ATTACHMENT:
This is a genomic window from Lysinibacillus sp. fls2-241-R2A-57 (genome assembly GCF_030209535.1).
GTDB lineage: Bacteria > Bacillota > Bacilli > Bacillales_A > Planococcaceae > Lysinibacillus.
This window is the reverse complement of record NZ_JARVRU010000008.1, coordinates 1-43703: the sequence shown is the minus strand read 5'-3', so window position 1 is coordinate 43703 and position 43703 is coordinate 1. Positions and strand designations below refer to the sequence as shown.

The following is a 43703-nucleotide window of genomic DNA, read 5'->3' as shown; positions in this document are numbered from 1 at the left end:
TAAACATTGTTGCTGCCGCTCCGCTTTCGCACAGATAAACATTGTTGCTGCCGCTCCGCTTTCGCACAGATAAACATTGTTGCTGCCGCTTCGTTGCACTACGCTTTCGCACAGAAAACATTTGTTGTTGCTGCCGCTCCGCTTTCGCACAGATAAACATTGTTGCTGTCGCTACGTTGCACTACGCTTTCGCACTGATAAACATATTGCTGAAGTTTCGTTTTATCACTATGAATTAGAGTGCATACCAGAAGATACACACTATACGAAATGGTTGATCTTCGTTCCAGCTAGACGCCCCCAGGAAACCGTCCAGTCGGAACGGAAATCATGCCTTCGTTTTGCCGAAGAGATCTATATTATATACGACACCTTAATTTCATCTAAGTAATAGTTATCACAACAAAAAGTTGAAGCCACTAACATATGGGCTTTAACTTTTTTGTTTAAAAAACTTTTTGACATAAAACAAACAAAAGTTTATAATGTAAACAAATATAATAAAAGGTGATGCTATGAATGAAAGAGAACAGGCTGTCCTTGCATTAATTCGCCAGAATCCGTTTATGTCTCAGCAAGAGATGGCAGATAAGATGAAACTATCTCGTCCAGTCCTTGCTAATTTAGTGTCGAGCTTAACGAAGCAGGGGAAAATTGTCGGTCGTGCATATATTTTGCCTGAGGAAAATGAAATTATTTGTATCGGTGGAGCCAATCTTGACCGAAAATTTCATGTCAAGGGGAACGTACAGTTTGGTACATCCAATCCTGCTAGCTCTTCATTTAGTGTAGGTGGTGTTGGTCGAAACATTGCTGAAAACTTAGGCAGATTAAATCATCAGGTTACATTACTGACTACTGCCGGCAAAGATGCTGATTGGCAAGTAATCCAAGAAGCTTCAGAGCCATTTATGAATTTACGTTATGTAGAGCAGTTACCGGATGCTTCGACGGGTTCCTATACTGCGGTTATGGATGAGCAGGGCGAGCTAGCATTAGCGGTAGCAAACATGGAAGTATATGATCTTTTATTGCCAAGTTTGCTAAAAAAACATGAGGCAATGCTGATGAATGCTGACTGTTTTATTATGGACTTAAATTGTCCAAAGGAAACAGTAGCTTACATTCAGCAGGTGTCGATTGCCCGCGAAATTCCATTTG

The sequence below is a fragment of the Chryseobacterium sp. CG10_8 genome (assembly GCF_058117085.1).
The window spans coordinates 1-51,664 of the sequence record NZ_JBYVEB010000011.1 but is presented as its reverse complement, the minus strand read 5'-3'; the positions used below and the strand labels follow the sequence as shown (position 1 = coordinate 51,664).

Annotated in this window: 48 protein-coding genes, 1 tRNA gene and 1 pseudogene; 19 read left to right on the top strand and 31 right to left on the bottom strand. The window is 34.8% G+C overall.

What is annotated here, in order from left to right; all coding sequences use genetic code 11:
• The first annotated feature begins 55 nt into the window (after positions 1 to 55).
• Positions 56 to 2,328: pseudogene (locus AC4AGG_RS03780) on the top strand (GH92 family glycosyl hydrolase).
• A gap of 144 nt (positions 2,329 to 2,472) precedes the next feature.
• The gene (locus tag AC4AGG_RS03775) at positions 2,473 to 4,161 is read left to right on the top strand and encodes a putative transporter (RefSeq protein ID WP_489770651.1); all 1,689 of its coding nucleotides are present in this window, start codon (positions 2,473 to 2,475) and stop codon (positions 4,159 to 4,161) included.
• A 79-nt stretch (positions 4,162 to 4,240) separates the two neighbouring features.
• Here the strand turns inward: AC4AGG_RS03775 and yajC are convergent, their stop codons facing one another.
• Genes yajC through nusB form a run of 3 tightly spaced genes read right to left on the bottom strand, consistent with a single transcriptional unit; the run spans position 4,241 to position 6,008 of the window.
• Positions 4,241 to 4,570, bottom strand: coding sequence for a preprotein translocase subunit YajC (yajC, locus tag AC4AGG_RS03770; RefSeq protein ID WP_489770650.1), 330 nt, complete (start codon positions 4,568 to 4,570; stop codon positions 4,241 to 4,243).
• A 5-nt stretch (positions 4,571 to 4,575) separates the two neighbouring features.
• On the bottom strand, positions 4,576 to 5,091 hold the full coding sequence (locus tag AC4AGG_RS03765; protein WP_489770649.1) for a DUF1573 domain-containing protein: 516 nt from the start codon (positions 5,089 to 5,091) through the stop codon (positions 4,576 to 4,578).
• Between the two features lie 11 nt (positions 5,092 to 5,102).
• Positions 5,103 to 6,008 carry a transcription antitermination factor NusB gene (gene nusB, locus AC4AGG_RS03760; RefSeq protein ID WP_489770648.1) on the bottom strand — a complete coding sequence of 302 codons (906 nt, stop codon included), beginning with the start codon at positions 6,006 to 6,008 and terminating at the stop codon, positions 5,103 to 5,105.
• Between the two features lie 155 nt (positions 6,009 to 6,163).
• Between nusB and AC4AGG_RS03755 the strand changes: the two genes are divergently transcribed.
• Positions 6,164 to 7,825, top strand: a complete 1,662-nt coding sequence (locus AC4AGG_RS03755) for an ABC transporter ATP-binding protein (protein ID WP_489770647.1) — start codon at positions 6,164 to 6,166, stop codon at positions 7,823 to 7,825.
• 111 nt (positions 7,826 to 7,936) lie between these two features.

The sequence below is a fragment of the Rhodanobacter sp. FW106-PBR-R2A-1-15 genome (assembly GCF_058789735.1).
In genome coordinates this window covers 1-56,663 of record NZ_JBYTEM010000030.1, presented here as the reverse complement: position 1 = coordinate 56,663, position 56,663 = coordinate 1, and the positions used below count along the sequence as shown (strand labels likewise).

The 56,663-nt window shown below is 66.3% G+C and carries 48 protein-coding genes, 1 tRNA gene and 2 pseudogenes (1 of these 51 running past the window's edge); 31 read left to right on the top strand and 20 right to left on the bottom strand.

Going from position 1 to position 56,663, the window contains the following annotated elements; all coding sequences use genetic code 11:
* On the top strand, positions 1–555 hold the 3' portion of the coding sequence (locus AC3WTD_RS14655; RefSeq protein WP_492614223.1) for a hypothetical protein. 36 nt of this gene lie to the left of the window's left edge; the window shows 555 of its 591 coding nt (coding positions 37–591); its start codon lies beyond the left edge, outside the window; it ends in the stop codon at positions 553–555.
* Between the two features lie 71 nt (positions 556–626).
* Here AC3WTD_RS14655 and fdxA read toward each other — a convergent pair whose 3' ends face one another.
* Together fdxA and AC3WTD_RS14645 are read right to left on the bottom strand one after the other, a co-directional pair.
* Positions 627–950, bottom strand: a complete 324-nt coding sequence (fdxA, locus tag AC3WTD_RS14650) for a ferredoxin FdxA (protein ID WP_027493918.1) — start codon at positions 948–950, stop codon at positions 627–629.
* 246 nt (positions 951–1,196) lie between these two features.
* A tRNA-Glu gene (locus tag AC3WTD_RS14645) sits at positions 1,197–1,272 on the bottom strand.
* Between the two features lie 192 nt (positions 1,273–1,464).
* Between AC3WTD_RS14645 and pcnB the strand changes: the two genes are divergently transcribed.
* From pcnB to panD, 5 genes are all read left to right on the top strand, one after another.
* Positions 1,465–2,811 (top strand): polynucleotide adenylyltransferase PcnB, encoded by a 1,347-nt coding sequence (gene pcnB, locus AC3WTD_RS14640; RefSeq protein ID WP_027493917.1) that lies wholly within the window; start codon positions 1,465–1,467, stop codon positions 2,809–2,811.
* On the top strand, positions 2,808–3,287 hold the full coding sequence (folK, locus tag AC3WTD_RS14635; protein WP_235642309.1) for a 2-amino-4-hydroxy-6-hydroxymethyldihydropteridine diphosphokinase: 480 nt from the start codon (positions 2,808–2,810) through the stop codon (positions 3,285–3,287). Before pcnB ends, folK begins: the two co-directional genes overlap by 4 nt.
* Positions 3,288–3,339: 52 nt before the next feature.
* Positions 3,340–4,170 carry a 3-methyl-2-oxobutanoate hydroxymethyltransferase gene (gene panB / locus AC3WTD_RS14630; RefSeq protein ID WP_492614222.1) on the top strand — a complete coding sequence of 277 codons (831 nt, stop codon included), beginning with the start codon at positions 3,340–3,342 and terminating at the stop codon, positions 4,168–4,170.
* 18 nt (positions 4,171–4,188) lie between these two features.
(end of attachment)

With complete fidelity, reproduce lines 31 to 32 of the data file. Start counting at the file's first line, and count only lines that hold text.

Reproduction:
* Between the two features lie 71 nt (positions 556–626).
* Here AC3WTD_RS14655 and fdxA read toward each other — a convergent pair whose 3' ends face one another.